Management. Motivating management normally relies upon increasing awareness. Management needs to be aware of the losses that computer security can reduce and the role of training in computer security. Management commitment is necessary because of the resources used in developing and implementing the program and also because the program affects their staff.

Employees and managers should be solicited to provide input to the CSAT program. Individuals are more likely to support a program when they have actively participated in its development.

Employees. Motivation of managers alone is not enough. Employees often need to be convinced of the merits of computer security and how it relates to their jobs. Without appropriate training, many employees will not fully comprehend the value of the system resources with which they work.

Some awareness techniques were discussed above. Regardless of the techniques that are used, employees should feel that their cooperation will have a beneficial impact on the organization's future (and, consequently, their own).

13.6.5 Administer the Program

There are several important considerations for administering the CSAT program.

Visibility. The visibility of a CSAT program plays a key role in its success. Efforts to achieve high visibility should begin during the early stages of CSAT program development. However, care should be give not to promise what cannot be delivered.

The Federal Information Systems Security Educators' Association and NIST Computer Security Program Managers' Forum provide two means for federal government computer security program managers and training officers to share training ideas and materials.

Training Methods. The methods used in the CSAT program should be consistent with the material presented and tailored to the audience's needs. Some training and awareness methods and techniques are listed above (in the Techniques sections). Computer security awareness and training can be added to existing courses and presentations or taught separately. On-the-job training should also be considered.

Training Topics. There are more topics in computer security than can be taught in any one course. Topics should be selected based on the audience's requirements.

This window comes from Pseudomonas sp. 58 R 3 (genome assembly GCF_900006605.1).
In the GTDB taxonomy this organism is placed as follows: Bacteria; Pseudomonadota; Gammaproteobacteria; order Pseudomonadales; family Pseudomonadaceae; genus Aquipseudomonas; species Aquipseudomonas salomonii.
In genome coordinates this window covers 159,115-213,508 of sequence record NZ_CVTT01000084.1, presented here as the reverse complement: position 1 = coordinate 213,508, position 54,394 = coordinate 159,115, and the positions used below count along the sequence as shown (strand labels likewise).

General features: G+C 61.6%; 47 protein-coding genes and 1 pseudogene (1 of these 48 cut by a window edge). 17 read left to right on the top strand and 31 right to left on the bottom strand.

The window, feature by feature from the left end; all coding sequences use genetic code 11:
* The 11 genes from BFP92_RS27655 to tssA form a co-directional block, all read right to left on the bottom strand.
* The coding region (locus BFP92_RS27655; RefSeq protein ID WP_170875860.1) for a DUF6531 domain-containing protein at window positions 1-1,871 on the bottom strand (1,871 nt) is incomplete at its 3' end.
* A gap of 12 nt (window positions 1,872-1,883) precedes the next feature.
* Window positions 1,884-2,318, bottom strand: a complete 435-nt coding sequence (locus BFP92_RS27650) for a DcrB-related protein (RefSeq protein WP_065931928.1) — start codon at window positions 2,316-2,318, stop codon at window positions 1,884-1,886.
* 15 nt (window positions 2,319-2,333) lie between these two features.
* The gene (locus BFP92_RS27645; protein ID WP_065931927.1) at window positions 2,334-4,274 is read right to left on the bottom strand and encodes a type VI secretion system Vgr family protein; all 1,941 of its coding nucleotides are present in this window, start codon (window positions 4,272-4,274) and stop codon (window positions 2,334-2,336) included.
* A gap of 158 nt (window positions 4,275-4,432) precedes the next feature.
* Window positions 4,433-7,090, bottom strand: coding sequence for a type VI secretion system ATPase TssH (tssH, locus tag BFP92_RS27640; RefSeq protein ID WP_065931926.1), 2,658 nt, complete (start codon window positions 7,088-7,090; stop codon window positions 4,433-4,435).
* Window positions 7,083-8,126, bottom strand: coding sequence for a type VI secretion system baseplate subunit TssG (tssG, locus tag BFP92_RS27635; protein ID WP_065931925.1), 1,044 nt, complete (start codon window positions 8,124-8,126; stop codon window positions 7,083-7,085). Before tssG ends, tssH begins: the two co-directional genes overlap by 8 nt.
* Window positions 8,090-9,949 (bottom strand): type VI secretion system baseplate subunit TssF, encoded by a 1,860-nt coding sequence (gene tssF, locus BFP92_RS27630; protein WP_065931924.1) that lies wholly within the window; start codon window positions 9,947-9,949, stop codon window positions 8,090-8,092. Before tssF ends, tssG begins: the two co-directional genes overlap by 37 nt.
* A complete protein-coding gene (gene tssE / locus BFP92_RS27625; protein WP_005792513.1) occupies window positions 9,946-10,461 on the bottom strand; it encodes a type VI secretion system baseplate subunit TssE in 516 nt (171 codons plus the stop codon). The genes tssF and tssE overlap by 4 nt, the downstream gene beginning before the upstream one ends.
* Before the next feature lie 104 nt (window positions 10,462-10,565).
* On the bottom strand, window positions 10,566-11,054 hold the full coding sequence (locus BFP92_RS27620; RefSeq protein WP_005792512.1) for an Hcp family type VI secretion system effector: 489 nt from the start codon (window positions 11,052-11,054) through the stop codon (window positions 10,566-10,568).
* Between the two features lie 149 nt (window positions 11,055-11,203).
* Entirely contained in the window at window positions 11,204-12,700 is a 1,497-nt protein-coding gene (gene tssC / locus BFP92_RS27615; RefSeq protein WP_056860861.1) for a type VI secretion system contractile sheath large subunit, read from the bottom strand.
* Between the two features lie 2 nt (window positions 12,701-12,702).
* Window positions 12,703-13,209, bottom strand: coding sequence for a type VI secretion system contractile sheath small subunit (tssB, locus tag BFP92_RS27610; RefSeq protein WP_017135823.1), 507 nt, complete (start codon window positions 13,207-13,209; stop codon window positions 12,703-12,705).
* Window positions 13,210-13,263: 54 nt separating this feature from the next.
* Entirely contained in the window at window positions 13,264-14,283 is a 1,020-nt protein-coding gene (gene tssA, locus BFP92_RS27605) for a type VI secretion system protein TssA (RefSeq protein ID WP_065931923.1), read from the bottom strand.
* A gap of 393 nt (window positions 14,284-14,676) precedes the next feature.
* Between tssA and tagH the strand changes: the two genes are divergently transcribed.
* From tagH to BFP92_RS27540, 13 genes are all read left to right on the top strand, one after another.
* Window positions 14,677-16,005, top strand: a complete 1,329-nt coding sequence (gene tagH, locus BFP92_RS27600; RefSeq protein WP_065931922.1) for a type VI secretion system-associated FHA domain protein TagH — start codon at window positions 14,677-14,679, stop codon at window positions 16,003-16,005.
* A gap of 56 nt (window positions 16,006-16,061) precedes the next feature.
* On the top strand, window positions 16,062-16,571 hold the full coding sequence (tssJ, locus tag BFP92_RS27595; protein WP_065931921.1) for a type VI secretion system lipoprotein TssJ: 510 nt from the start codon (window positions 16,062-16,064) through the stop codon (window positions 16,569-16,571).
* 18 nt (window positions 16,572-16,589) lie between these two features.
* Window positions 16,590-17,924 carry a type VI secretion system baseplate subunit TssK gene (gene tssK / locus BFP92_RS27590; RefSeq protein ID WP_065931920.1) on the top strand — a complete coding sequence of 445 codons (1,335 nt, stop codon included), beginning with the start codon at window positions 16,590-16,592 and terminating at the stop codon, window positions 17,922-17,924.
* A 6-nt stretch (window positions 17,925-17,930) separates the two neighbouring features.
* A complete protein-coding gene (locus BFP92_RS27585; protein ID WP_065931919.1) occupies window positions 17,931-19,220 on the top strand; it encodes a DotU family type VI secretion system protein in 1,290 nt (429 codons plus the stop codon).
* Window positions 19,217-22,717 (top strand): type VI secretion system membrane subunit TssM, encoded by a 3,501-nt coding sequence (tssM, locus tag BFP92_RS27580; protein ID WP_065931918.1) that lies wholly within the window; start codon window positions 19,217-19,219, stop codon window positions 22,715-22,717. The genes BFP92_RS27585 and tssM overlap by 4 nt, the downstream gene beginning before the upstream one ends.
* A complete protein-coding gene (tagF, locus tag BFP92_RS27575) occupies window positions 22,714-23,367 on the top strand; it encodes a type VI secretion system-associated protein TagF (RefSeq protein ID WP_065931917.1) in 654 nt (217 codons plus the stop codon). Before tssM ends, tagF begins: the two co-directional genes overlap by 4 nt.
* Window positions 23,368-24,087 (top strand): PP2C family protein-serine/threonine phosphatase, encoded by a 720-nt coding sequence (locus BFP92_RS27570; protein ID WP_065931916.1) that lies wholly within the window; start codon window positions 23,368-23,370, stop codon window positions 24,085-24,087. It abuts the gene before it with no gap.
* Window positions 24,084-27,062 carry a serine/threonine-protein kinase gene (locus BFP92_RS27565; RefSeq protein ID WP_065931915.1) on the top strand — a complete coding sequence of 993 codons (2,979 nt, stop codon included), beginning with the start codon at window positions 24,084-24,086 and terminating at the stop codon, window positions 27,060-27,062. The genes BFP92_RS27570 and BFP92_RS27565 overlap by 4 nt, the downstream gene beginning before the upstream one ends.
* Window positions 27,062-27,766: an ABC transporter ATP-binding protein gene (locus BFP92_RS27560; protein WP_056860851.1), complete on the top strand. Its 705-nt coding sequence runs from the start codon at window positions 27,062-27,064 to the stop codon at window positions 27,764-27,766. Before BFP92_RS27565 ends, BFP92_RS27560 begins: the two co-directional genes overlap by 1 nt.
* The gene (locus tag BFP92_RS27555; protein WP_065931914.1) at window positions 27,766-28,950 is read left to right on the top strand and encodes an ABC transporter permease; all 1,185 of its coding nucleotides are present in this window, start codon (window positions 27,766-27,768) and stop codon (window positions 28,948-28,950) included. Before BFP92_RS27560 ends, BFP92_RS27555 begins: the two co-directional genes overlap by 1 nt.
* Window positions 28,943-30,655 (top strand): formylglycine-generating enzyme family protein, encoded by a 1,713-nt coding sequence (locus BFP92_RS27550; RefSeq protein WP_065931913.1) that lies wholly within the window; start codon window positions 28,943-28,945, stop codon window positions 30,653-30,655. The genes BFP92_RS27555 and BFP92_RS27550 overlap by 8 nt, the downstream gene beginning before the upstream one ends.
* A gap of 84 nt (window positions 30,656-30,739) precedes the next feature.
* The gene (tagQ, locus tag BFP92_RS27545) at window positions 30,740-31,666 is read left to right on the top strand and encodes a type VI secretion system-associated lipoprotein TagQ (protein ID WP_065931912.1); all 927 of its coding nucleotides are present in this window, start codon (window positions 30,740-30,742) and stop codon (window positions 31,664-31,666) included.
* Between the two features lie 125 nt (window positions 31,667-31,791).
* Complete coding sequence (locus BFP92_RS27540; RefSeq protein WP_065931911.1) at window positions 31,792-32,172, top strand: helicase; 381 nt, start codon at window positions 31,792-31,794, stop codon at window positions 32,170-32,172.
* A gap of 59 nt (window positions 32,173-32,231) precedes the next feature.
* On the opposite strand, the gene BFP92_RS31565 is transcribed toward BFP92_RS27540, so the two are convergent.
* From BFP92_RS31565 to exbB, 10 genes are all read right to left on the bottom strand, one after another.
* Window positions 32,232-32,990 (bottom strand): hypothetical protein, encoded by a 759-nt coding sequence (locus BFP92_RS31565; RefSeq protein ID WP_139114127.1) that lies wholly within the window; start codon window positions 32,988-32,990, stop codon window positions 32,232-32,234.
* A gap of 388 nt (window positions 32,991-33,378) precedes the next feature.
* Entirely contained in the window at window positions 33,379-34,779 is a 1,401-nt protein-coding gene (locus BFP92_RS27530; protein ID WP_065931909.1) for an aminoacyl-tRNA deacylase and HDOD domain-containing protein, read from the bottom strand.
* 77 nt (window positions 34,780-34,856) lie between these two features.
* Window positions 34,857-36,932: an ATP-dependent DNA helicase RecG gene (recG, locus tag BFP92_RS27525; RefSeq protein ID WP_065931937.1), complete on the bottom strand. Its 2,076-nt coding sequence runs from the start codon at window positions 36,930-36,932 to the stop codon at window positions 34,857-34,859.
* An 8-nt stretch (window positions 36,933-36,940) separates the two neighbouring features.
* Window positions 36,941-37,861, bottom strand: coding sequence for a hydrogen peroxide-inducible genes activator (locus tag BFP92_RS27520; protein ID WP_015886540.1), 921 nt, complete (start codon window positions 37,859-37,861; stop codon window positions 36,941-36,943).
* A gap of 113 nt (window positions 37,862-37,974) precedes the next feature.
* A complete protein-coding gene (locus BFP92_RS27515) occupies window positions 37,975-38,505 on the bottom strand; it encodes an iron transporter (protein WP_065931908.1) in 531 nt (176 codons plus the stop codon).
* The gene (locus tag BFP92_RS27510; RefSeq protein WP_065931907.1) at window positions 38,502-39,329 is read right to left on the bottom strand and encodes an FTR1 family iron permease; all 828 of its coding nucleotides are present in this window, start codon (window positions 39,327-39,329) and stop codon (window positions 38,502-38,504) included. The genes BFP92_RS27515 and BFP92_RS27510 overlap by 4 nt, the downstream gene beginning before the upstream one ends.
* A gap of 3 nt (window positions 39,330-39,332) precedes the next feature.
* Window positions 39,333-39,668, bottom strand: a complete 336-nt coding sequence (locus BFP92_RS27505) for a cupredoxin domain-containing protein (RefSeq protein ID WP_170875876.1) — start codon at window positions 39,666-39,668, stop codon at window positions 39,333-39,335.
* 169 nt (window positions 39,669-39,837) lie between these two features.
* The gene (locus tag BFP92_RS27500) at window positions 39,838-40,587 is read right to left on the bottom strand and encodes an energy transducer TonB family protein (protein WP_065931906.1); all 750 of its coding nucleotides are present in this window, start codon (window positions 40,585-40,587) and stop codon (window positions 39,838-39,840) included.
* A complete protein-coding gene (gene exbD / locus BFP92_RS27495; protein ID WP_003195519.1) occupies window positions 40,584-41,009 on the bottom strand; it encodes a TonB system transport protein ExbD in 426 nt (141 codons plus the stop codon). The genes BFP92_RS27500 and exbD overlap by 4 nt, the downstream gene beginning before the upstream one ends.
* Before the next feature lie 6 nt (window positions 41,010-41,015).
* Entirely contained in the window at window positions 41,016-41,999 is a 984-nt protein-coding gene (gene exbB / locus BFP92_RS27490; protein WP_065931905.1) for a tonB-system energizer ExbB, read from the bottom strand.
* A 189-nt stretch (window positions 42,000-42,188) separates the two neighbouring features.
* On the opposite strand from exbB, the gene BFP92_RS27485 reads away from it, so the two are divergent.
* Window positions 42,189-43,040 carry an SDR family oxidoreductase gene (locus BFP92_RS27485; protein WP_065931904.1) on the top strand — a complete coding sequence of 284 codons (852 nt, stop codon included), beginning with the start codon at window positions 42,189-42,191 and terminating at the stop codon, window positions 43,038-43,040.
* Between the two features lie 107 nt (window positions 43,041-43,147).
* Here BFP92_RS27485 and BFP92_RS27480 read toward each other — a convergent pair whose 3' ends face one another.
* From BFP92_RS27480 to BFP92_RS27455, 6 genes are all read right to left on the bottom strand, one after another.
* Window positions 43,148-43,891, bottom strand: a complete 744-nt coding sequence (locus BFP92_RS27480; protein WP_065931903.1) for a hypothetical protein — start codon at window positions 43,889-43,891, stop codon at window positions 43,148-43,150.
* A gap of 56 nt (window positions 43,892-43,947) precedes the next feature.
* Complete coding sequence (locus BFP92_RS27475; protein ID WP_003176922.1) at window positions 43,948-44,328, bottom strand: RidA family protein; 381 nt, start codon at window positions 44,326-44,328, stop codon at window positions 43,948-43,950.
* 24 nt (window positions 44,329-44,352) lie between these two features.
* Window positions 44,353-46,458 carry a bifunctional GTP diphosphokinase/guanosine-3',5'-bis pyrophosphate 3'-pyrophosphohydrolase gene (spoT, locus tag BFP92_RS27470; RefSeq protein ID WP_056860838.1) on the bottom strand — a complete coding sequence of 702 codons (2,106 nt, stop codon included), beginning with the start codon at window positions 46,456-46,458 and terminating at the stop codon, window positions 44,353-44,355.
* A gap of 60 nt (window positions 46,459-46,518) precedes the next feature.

Training Materials. In general, higher-quality training materials are more favorably received and are more expensive. Costs, however, can be minimized since training materials can often be obtained from other organizations. The cost of modifying materials is normally less than developing training materials from scratch.

Training Presentation. Consideration should be given to the frequency of training (e.g., annually or as needed), the length of training presentations (e.g., twenty minutes for general presentations, one hour for updates or one week for an off-site class), and the style of training presentation (e.g., formal presentation, informal discussion, computer-based training, humorous).

13.6.6 Maintain the Program

Computer technology is an ever-changing field. Efforts should be made to keep abreast of changes in computer technology and security requirements. A training program that meets an organization's needs today may become ineffective when the organization starts to use a new application or changes its environment, such as by connecting to the Internet. Likewise, an awareness program can become obsolete if laws or organization policies change. For example, the awareness program should make employees aware of a new policy on e-mail usage. Employees may discount the CSAT program, and by association the importance of computer security, if the program does not provide current information.

13.6.7 Evaluate the Program

It is often difficult to measure the effectiveness of an awareness or training program. Nevertheless, an evaluation should attempt to ascertain how much information is retained, to what extent computer security procedures are being followed, and general attitudes toward computer security. The results of such an evaluation should help identify and correct problems. Some evaluation methods (which can be used in conjunction with one another) are:

  • Use student evaluations.

  • Observe how well employees follow recommended security procedures.

  • Test employees on material covered.